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J Hosp Infect. 2004 Oct;58(2):155-8.

Provision of safe potable water for immunocompromised patients in hospital.

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Department of Infection Control, Leeds Teaching Hospitals Trust, Leeds, UK.


We conducted a survey of hospital drinking water provision for patients with immunocompromising conditions in 15 Trusts in the north of England. Ten trusts replied, reporting on provision of drinking water in 14 separate units. Of these, nine provided only tap water to all patients, irrespective of underlying condition. In two units, iced water, with ice from commercially available makers, was used. Five units distinguished between neutropenic and non-neutropenic patients, with the former group receiving cooled, boiled water (three units), sterile water and sterile water or carbonated water (one unit each). No unit provided filtered water. Water in jugs was changed daily, twice daily or only when empty in seven, three and four units, respectively. On 10 units, patients were allowed to provide their own drinking water, but no unit provided written advice to patients on potable water. A survey within our own Trust revealed similar inter-unit disparity. The options for potable water provision were reviewed, taking into account: microbiological quality, organoleptic (perceived taste/smell) acceptability, cost and factors relating to staff safety and patient confidentiality [as it was possible for human immunodeficiency virus (HIV) seropositive patients on some wards to be identified because they were provided with cooled, boiled water]. It concluded that end-line commercially available water filters were the optimal way to provide drinking water to immunocompromised patients in hospital.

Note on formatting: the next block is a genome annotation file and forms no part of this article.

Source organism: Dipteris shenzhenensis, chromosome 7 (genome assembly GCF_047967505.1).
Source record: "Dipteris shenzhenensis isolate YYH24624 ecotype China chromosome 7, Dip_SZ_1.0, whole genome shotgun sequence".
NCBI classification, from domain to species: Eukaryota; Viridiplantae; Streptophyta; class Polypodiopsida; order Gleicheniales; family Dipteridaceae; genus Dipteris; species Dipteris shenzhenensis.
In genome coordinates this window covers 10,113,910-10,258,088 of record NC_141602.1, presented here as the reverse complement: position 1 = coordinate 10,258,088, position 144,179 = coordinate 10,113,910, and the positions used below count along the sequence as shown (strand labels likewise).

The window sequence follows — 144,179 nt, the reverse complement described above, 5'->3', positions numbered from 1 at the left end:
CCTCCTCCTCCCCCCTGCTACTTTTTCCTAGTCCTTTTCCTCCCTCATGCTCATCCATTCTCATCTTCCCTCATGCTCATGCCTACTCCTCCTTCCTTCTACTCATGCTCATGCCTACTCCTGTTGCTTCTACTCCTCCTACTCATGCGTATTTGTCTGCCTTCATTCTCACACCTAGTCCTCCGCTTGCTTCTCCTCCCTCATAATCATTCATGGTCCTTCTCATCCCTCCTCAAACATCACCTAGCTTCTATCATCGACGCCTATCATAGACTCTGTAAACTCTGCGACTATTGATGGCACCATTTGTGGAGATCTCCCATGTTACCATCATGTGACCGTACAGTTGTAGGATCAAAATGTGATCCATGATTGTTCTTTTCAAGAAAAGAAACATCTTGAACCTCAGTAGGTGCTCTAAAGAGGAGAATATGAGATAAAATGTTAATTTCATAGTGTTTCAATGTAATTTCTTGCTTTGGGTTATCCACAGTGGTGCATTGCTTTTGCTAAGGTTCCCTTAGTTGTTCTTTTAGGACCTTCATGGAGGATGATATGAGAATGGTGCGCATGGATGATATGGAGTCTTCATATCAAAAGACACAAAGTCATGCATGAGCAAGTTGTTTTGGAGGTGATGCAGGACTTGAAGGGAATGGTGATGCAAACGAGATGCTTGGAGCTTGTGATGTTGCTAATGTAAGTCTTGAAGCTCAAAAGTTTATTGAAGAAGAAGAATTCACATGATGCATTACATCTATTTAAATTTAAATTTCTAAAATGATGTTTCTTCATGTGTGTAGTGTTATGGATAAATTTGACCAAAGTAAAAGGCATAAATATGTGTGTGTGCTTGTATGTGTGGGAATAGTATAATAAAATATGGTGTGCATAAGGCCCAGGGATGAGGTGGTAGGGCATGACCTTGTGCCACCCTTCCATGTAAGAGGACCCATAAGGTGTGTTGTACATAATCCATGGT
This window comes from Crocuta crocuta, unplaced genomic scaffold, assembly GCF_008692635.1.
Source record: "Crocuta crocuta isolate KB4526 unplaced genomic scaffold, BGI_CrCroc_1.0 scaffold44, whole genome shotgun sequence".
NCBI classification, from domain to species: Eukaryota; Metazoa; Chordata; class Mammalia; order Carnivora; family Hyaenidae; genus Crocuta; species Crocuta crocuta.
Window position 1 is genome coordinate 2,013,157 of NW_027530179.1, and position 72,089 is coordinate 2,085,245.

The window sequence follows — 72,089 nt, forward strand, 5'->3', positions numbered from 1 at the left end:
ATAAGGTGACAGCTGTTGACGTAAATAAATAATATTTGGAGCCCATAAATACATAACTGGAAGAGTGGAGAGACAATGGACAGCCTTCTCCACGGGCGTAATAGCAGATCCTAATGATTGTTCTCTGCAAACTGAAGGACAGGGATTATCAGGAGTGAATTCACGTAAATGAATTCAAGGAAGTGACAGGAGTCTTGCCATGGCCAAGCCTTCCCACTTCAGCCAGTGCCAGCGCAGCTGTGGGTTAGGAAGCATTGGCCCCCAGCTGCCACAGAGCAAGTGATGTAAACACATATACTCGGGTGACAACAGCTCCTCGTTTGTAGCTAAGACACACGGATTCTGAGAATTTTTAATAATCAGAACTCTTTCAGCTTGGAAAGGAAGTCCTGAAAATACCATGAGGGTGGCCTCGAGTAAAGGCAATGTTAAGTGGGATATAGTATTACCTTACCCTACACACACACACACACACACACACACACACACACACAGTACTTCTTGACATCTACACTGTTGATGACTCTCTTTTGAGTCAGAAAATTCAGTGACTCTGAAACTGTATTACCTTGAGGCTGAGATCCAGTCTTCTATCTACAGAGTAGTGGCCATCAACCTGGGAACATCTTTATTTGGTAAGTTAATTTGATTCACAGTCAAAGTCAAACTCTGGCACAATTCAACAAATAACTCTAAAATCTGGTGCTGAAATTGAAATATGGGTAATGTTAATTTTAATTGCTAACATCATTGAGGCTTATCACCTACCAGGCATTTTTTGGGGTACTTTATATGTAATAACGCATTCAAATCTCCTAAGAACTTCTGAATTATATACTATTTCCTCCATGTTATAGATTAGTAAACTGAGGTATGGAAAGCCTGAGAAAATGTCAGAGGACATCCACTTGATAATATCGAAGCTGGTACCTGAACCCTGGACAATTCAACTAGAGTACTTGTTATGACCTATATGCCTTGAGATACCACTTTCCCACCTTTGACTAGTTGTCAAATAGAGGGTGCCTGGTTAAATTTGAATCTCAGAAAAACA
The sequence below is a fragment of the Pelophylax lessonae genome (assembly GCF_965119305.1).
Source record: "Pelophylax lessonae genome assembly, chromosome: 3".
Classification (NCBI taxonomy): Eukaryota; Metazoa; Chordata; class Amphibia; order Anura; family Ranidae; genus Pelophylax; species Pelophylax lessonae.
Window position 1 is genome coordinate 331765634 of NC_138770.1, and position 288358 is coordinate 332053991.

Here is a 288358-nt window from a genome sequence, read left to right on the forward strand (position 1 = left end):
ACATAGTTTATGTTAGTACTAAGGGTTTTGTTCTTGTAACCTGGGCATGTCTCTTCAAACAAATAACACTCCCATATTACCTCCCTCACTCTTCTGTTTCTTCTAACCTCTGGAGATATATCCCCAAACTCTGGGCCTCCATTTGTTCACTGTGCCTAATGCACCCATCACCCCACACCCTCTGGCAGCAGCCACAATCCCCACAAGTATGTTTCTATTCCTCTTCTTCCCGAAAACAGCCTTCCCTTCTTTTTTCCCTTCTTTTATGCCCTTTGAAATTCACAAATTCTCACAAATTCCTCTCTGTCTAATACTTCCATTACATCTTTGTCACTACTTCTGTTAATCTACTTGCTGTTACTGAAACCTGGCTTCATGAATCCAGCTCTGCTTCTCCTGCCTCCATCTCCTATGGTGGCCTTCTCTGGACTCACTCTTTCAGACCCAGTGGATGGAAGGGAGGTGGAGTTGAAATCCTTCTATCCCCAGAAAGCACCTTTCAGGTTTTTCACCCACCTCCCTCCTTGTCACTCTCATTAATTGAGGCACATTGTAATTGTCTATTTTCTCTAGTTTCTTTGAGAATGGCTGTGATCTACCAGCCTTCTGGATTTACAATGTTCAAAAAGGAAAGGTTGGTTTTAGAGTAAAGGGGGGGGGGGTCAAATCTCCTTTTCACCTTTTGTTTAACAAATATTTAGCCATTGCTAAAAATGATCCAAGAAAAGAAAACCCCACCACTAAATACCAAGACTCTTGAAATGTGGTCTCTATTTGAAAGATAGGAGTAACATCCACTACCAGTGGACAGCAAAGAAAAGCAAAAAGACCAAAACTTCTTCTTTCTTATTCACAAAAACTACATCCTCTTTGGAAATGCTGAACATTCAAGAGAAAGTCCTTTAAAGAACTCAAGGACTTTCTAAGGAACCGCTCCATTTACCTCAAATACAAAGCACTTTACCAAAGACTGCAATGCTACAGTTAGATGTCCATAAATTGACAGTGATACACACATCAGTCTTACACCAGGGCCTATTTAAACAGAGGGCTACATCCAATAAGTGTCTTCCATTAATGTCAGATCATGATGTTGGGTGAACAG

[Indexed for MEDLINE]

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